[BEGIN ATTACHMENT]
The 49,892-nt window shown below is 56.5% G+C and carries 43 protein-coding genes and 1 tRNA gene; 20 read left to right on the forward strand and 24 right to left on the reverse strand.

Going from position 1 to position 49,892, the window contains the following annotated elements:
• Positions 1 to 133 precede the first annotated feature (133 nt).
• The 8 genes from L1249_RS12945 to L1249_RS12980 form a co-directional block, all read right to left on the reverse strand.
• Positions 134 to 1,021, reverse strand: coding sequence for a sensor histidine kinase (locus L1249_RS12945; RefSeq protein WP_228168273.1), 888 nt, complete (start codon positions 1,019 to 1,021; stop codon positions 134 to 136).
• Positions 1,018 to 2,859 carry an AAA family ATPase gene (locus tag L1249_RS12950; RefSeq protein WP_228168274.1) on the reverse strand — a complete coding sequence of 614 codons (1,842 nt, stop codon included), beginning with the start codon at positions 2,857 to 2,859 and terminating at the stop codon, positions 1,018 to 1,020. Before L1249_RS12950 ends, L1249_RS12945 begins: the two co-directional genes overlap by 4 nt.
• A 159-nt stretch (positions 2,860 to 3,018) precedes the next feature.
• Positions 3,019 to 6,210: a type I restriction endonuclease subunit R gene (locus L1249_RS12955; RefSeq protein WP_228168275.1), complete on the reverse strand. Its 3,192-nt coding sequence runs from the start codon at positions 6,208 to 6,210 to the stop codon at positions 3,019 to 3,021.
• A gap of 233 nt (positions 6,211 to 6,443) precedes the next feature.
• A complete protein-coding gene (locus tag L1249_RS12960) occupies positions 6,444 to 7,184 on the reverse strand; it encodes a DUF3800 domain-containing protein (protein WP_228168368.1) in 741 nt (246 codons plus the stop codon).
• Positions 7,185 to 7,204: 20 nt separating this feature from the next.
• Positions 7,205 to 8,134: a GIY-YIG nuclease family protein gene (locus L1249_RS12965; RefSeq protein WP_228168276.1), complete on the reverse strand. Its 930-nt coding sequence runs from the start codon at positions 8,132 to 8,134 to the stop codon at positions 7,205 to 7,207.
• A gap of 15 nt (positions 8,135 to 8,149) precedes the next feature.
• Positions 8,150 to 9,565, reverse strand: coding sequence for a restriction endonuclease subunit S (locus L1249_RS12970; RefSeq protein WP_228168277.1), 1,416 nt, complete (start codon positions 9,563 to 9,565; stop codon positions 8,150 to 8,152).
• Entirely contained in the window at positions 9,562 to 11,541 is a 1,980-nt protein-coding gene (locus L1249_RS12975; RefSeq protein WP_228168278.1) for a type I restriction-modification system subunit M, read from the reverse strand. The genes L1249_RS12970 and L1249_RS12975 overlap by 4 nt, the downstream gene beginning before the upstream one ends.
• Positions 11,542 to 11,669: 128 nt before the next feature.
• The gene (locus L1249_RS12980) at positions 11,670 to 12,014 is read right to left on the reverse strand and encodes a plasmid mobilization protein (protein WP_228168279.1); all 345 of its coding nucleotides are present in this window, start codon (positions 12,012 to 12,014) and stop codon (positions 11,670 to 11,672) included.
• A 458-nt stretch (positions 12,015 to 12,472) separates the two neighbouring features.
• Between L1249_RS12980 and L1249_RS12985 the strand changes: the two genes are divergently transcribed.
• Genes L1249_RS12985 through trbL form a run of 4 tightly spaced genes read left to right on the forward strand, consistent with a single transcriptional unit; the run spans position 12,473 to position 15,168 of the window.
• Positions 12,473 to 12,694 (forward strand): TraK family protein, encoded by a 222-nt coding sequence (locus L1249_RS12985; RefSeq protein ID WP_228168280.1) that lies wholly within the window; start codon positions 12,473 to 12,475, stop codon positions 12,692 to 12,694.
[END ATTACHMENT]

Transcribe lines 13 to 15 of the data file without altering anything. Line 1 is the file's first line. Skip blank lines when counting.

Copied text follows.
• A gap of 15 nt (positions 8,135 to 8,149) precedes the next feature.
• Positions 8,150 to 9,565, reverse strand: coding sequence for a restriction endonuclease subunit S (locus L1249_RS12970; RefSeq protein WP_228168277.1), 1,416 nt, complete (start codon positions 9,563 to 9,565; stop codon positions 8,150 to 8,152).
• Entirely contained in the window at positions 9,562 to 11,541 is a 1,980-nt protein-coding gene (locus L1249_RS12975; RefSeq protein WP_228168278.1) for a type I restriction-modification system subunit M, read from the reverse strand. The genes L1249_RS12970 and L1249_RS12975 overlap by 4 nt, the downstream gene beginning before the upstream one ends.